alexa The Light For Sight Course On Keratoconus
ISSN: 2155-9570

Journal of Clinical & Experimental Ophthalmology
Open Access

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2nd Global Pediatric Ophthalmology Congress
June 05-06, 2017 Milan, Italy

Farhad Hafezi, MD PhD, Cosimo Mazzotta, MD PhD, Miguel Rechichi, MD, PhD, DiSSO
ELZA Institute AG, Switzerland
University of Siena, Italy
Centro Polispecilistico Mediterraneo
ScientificTracks Abstracts: J Clin Exp Ophthalmol
DOI: 10.4172/2155-9570-C1-060
Keratoconus is a corneal disease that causes thinning and bulging of the cornea into the shape of a cone. This disease can cause legal blindness in progressive cases. Although the incident rate varies by geographical region, literature states that keratoconus affects roughly 1:1,500 in the general population. Due to an improvement of diagnostics and increased awareness of this disease, recent studies are showing that keratoconus may have a much higher prevalence. Unfortunately, this disease often times goes undetected. Studies have shown that hormones besides genetic factors play an influencing role. Children and adolescents with keratoconus are at a much higher risk compared to adults because keratoconus is the most dangerous when it is progressive, which happens during puberty. Literature has also reported on continued progression involving pregnant women. Geographical regions and climate also play a significant role in the prevalence of this disease. Dry, windy and hot climates have a higher rate of eye rubbing due to allergies and eye irritation. Habitual eye rubbing represents another fact or that might weaken the cornea biomechanically. Lastly, literature shows that the Down Syndrome population has a much higher prevalence for keratoconus than the general population because these individuals are known to have connective tissue (collagen fibers) irregularities that cause hypermobility. The connective tissues related to their prominent health problems can be found in the joints, heart, lung, as probably the cornea. When managing pediatric and mentally-challenged patients, often times the vision specialist may deem the poor results of a visual examination due to low to noncompliance or low mental capacity instead of recognizing the possible signs of keratoconus. Therefore, early and thorough screening, detection and treatment are especially crucial among this population group. In summary, the underlying reason that this disease is often times undetected is that there is little information about this disease and its symptoms being provided to healthcare professionals, including opticians, optometrists, and general ophthalmologists. This course will address this problem by providing a comprehensive overview about keratoconus, influencing factors that may increase risk of the disease, profiling at-risk patients and explaining corneal cross-linking (CXL) treatment modalities.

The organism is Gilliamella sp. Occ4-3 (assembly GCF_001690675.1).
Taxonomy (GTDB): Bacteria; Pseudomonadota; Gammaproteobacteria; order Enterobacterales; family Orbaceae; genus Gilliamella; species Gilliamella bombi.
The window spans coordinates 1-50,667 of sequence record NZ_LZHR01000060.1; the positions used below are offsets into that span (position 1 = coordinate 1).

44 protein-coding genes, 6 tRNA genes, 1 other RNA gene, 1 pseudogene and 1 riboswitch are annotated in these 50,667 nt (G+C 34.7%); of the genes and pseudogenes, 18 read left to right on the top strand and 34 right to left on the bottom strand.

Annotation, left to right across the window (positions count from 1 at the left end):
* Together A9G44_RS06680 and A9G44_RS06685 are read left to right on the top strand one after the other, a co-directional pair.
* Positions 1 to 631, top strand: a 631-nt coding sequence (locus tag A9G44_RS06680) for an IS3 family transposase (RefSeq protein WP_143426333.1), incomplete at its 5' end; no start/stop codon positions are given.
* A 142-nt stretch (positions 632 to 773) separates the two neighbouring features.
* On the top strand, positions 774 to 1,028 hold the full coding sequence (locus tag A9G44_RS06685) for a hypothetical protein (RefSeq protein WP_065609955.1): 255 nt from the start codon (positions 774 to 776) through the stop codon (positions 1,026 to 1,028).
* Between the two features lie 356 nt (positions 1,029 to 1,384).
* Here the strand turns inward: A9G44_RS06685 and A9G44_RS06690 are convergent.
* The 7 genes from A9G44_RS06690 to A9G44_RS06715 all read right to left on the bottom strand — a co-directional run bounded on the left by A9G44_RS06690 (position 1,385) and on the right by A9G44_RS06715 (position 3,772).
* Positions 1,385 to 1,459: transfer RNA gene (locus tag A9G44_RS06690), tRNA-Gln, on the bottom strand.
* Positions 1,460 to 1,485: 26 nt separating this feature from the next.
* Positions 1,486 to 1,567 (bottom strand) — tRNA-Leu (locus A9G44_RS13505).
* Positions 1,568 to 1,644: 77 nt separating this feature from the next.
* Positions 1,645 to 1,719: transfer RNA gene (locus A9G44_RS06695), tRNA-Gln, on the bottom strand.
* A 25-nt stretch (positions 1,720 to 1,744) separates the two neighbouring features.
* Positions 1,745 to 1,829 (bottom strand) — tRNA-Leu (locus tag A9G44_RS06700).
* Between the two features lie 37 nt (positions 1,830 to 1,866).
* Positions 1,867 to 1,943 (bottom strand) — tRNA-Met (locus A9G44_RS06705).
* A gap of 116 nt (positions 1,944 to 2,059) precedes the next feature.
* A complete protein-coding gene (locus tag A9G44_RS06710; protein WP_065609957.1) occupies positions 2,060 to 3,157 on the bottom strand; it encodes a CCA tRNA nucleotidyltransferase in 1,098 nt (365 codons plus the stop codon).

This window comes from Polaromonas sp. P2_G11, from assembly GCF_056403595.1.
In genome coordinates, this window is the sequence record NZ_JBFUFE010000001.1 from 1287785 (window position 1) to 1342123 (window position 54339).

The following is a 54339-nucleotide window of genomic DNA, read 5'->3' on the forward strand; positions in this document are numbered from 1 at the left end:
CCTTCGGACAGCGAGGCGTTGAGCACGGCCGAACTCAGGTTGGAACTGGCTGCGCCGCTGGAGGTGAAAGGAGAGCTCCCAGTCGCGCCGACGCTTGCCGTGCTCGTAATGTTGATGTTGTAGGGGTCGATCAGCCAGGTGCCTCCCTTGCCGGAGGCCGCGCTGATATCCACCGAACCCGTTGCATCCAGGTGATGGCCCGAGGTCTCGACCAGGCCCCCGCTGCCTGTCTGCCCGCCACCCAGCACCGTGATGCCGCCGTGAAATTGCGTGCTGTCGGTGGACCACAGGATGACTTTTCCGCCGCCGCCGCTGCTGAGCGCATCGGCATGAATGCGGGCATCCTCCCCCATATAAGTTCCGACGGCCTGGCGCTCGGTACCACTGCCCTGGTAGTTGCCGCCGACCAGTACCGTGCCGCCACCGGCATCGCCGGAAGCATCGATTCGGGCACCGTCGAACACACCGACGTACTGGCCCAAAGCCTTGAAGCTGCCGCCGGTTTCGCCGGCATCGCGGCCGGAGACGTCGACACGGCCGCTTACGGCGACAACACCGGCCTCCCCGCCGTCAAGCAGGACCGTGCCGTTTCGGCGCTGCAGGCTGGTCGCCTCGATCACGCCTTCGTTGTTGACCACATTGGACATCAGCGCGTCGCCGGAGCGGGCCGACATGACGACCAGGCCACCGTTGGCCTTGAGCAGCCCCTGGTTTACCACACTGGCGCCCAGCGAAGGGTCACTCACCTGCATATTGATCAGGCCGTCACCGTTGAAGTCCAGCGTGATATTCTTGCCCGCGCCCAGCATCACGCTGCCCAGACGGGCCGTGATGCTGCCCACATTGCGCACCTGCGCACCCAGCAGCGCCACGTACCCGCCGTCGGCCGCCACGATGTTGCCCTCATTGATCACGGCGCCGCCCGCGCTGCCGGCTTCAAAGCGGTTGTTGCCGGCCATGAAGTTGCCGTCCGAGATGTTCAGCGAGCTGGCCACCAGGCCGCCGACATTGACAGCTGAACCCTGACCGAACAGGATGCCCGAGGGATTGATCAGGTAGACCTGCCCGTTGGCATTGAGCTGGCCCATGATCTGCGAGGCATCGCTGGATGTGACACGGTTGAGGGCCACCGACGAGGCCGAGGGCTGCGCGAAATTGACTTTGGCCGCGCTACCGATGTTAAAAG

Farhad Hafezi is a professor of ophthalmology at the University of Geneva and University of Southern California. Hafezi serves as the chief medical officer of the ELZA Institute in Zurich, Switzerland. Hafezi has been cited 4,700 times, an impact factor of 436, and an h--index of 35. Hafezi’s clinical expertise includes corneal diseases, dystrophies and degenerations as well as complication management related to refractive surgery. His research is dedicated to understanding corneal diseases, especially ocular cell biology. Hafezi is internationally recognized as a corneal cross--linking (CXL) pioneer for treating keratoconus and translating CXL principles into new applications like infection control.

Email: [email protected]

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